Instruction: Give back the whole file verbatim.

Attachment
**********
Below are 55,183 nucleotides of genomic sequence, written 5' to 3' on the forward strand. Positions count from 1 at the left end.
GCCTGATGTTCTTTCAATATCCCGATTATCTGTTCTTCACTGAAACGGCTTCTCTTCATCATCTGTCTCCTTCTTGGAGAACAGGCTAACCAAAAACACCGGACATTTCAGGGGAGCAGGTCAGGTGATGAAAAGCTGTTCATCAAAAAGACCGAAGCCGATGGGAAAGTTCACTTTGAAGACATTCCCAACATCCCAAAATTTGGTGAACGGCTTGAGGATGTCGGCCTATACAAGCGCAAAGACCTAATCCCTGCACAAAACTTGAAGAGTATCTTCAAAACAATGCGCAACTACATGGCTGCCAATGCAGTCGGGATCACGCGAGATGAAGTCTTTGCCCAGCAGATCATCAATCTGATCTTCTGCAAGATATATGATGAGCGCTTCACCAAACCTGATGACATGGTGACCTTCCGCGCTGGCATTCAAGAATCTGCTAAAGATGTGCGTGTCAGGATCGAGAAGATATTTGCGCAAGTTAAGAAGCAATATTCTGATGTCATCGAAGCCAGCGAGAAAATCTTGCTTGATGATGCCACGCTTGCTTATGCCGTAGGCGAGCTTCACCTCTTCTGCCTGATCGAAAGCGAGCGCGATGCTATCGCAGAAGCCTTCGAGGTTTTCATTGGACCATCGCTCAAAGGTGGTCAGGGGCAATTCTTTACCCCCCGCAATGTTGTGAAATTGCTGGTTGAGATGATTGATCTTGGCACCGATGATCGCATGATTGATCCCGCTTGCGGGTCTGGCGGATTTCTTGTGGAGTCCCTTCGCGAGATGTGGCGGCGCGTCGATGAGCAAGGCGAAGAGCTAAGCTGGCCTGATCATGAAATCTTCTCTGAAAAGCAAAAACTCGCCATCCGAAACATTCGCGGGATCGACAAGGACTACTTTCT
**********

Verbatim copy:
Below are 55,183 nucleotides of genomic sequence, written 5' to 3' on the forward strand. Positions count from 1 at the left end.
GCCTGATGTTCTTTCAATATCCCGATTATCTGTTCTTCACTGAAACGGCTTCTCTTCATCATCTGTCTCCTTCTTGGAGAACAGGCTAACCAAAAACACCGGACATTTCAGGGGAGCAGGTCAGGTGATGAAAAGCTGTTCATCAAAAAGACCGAAGCCGATGGGAAAGTTCACTTTGAAGACATTCCCAACATCCCAAAATTTGGTGAACGGCTTGAGGATGTCGGCCTATACAAGCGCAAAGACCTAATCCCTGCACAAAACTTGAAGAGTATCTTCAAAACAATGCGCAACTACATGGCTGCCAATGCAGTCGGGATCACGCGAGATGAAGTCTTTGCCCAGCAGATCATCAATCTGATCTTCTGCAAGATATATGATGAGCGCTTCACCAAACCTGATGACATGGTGACCTTCCGCGCTGGCATTCAAGAATCTGCTAAAGATGTGCGTGTCAGGATCGAGAAGATATTTGCGCAAGTTAAGAAGCAATATTCTGATGTCATCGAAGCCAGCGAGAAAATCTTGCTTGATGATGCCACGCTTGCTTATGCCGTAGGCGAGCTTCACCTCTTCTGCCTGATCGAAAGCGAGCGCGATGCTATCGCAGAAGCCTTCGAGGTTTTCATTGGACCATCGCTCAAAGGTGGTCAGGGGCAATTCTTTACCCCCCGCAATGTTGTGAAATTGCTGGTTGAGATGATTGATCTTGGCACCGATGATCGCATGATTGATCCCGCTTGCGGGTCTGGCGGATTTCTTGTGGAGTCCCTTCGCGAGATGTGGCGGCGCGTCGATGAGCAAGGCGAAGAGCTAAGCTGGCCTGATCATGAAATCTTCTCTGAAAAGCAAAAACTCGCCATCCGAAACATTCGCGGGATCGACAAGGACTACTTTCT